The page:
Problem gambling is heartbreaking to witness, especially for those closest to you. When unchecked, gambling can lead to emotional neglect, irrational behaviors, intense mood swings, secrecy, explosive arguments and financial instability. All these factors and more can put a strain on your closest relationships, possibly resulting in children struggling with abandonment issues, marriage problems and broken friendships.
It’s not uncommon for people with gambling addictions to lose their jobs. Problem gambling can cause you to be distracted or even skip work. It can also interfere with work relationships and promotion opportunities.
If you continue down the road of compulsive gambling, financial devastation is unavoidable. This behavior can impact your ability to make a stable income, and many people struggling with this form of addiction resort to maxing out credit cards, taking out large loans or even stealing.
Gambling addictions can place a severe hardship on larger communities, leading to increased substance use problems, strained public assistance programs and overwhelming economic costs.
Treatment for pathological gambling or gambling addiction is highly effective. If the person gambling can admit they need help, then the following therapy can work:
If you know that your gambling has gotten out of control or you’re beginning to notice the first stages of compulsive gambling, then it’s time to take action. There are many things you can do to manage the moods, emotions or boredom that lead to gambling:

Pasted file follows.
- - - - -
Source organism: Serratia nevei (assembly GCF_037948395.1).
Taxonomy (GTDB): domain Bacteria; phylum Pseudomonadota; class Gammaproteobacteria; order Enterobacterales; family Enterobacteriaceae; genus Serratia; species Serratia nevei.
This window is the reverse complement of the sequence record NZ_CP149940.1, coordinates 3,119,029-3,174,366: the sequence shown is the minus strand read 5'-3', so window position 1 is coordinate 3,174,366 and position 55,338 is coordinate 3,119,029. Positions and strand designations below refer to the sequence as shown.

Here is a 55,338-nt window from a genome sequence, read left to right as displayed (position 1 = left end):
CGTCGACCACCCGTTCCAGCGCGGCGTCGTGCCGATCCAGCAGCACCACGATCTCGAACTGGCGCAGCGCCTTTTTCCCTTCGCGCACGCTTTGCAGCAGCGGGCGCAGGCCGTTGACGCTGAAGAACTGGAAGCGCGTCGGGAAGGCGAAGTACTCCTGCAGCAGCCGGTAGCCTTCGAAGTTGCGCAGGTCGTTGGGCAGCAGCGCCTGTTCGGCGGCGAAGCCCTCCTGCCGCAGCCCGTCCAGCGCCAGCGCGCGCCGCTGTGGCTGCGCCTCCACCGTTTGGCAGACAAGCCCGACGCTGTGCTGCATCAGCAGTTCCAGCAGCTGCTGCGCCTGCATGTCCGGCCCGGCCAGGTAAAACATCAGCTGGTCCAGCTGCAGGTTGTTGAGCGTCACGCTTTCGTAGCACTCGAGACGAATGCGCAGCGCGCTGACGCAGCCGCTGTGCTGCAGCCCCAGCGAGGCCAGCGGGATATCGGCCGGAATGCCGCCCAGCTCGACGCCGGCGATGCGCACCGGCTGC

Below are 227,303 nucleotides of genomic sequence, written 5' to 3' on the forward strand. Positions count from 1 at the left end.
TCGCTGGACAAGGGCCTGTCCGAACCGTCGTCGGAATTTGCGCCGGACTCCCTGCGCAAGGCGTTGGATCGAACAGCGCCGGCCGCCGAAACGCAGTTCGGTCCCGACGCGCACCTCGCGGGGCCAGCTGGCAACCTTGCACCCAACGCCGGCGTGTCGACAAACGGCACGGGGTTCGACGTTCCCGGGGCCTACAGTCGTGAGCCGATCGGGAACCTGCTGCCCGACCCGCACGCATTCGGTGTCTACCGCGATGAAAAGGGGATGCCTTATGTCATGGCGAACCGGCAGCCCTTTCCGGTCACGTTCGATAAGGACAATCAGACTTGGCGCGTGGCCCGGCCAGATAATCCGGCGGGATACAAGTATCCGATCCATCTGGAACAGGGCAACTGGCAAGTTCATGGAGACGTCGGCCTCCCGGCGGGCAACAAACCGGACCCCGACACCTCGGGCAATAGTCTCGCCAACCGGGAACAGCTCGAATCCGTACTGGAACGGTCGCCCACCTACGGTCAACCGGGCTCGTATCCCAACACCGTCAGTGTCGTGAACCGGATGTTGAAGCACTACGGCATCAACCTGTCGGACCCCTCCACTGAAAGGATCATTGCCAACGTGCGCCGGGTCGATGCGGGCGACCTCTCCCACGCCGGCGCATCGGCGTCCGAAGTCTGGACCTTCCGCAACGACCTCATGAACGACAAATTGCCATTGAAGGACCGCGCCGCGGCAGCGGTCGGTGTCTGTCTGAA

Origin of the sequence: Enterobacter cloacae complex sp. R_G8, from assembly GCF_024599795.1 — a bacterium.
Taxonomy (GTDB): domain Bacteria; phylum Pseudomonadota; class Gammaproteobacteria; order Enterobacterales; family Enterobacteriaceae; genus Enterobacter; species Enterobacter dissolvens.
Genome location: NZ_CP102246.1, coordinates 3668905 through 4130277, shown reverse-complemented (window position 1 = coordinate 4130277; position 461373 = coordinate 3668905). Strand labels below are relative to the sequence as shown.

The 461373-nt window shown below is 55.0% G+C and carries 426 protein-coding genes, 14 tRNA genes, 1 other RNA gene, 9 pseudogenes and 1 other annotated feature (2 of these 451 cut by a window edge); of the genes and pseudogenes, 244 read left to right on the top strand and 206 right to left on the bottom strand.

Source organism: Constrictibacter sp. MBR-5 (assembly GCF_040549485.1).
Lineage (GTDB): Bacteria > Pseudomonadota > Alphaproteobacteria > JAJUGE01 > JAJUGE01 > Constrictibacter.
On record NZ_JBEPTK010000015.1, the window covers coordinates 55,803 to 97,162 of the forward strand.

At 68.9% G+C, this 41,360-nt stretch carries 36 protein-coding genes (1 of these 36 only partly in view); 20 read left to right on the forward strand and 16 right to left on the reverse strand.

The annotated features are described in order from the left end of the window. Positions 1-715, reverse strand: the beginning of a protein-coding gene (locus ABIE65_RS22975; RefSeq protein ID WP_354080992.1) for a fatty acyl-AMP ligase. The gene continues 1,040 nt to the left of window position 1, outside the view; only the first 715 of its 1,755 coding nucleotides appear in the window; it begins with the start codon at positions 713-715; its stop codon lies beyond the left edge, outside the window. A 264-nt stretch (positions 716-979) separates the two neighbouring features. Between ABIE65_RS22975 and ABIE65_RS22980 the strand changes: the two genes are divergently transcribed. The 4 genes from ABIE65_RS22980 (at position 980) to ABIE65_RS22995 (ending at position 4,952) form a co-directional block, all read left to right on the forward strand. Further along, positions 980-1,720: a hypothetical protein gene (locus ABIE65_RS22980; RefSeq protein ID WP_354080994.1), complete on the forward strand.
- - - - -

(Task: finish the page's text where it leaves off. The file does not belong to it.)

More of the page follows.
Along with having plenty of ways to distract yourself, you’ll also want to build a support system. Choose a few of your closest friends, family members or even colleagues, and tell them that you’ve been struggling with compulsive gambling. They can be a source of strength, helping to keep you accountable when you’re tempted to gamble.
Of course, you don’t have to overcome gambling addiction alone. Seeking help from compassionate professionals is another important step you can take. At Gateway Foundation, we offer effective, life-saving gambling addiction treatment to individuals who need help. We’re here to give you the tools you need to regain control and reclaim your life.
If you suspect that your gambling has turned problematic, take the quiz below. This tool will give you a better idea if you need gambling addiction treatment. Contact us to learn more about our personalized addiction services.
If you want to quit gambling or have a loved one who needs to stop compulsive gambling, we’re here to help you. Gateway offers effective, life-saving gambling addiction treatment virtually in Illinois. We’ve been helping people with addiction in Illinois for over 50 years.
Give us a call at 877–377–2027 or fill our contact form and book an appointment for evidence-based gambling addiction help that will set you back on a path to a sober and fulfilling life.